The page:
Born and raised in Tigerville, SC, Michel was perhaps inspired creatively by his mother. He began making pots just after finishing high school and continued playing with clay as a hobby for twenty-five years while working in heating and air conditioning. In 2003, in response to arm surgery, he was no longer able to work and pursued pottery as a livelihood.
He moved to North Carolina in 2008 and still specializes in historically inspired American stoneware. “The forms I create are reminiscent of vessels traditionally made in South Carolina…..so full and round. But my interests go beyond South Carolina to a more worldly inspiration.”
Michel makes his own glazes, mostly traditional alkaline glazes, and fires in a wood-fired kiln. He evolves traditional incising design or colored slips to a more complicated level of detail. His merging of tradition and ingenuity recently afforded him a nationally prestigious award as a traditional artisan in 2009’s Directory of Traditional American Crafts.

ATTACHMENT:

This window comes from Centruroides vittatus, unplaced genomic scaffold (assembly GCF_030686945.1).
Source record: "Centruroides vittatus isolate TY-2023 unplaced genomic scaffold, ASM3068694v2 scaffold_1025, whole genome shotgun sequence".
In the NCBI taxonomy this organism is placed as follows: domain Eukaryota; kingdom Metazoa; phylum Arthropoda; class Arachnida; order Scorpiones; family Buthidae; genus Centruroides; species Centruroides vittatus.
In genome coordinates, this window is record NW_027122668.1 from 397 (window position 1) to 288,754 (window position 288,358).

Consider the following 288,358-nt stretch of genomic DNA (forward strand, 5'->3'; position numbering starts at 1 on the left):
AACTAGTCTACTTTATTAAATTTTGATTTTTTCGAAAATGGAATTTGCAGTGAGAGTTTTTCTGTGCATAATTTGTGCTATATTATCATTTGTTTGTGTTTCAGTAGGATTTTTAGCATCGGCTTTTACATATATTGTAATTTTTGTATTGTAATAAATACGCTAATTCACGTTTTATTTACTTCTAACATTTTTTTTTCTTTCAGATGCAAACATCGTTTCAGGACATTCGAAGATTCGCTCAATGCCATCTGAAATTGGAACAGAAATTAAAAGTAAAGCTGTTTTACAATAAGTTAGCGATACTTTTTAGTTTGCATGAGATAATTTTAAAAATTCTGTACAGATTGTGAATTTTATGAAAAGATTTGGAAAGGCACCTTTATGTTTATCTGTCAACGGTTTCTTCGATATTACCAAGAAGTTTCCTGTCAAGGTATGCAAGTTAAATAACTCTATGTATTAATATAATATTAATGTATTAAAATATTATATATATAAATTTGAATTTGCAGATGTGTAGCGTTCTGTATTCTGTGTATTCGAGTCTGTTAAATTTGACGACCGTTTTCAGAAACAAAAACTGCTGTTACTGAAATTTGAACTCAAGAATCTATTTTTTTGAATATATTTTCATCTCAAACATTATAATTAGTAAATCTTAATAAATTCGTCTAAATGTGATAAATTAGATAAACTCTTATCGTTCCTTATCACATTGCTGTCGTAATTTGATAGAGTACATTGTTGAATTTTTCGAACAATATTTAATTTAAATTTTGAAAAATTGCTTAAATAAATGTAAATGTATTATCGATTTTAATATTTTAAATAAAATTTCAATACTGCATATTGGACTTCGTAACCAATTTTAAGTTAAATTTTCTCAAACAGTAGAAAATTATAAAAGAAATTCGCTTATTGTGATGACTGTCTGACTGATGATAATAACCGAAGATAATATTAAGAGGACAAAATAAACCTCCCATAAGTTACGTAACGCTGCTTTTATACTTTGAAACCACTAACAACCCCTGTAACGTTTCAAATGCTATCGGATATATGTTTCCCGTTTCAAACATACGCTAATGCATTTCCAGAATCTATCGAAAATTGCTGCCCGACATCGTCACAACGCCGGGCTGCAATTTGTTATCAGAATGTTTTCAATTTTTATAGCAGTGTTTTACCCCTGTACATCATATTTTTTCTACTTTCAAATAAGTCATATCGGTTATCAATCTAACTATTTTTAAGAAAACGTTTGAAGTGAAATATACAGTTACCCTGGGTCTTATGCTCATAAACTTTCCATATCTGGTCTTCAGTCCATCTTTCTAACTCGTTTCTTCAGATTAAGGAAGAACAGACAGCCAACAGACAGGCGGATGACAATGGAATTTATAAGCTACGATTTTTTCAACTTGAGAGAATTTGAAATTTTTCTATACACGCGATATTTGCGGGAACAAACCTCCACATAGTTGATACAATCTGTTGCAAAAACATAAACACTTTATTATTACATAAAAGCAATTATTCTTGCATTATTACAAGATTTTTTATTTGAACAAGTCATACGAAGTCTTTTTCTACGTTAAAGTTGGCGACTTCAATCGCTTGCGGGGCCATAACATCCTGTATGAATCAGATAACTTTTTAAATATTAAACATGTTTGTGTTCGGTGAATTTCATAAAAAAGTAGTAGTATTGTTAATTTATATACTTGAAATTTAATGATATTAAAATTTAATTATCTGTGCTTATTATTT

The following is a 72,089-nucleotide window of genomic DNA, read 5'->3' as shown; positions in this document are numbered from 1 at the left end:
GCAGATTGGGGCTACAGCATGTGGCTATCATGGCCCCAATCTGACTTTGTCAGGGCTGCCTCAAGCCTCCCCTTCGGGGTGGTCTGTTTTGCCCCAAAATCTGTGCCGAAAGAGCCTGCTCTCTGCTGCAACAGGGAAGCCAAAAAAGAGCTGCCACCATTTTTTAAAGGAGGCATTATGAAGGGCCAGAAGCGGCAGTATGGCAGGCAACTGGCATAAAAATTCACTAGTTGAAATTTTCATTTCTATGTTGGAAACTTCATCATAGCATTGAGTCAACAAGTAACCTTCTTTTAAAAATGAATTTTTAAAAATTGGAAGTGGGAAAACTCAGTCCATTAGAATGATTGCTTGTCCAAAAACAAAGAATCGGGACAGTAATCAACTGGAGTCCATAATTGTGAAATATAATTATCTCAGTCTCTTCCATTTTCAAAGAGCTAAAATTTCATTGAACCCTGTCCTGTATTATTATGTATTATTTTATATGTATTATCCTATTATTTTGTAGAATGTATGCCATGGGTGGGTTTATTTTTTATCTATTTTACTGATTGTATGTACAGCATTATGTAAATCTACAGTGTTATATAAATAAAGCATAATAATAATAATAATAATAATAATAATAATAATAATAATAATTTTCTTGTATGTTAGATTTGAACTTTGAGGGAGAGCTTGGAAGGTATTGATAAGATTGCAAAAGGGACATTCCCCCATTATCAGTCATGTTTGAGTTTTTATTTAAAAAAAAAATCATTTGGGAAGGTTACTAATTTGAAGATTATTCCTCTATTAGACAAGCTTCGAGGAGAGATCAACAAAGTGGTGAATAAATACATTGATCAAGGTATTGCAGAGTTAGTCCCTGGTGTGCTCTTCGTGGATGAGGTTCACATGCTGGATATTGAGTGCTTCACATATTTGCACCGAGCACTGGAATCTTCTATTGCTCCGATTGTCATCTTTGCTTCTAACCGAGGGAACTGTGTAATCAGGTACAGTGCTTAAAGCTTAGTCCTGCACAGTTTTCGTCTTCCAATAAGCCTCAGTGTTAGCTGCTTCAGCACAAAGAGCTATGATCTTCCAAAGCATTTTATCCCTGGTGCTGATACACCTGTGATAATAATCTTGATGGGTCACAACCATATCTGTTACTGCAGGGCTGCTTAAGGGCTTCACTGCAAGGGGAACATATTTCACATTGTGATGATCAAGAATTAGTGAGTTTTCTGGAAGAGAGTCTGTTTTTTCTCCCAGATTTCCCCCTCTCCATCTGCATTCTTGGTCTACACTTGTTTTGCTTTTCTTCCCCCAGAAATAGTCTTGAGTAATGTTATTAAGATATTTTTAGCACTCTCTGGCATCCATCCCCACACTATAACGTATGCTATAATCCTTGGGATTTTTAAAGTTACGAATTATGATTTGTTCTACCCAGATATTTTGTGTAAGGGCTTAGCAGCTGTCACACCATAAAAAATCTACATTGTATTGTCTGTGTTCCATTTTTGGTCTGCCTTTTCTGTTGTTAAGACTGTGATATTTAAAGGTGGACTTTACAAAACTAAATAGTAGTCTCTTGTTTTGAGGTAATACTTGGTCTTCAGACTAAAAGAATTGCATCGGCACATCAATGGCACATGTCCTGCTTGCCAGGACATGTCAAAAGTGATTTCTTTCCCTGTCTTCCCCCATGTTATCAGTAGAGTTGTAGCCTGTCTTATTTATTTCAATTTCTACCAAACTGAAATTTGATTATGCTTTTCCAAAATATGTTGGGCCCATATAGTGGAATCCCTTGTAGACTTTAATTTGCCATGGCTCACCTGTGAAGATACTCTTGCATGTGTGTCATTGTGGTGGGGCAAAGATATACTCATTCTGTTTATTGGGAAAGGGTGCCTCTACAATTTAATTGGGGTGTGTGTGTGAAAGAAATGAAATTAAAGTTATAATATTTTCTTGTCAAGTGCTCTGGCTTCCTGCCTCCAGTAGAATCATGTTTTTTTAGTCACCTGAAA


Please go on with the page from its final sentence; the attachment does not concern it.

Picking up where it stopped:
Michel’s face jugs are very distinct. He uses a traditional technique of adding clay to the outside of the jugs; however, he has created a quite remarkable alternative process, hand-carving and manipulating the face from within, creating a profoundly refreshing beauty, from the inside out.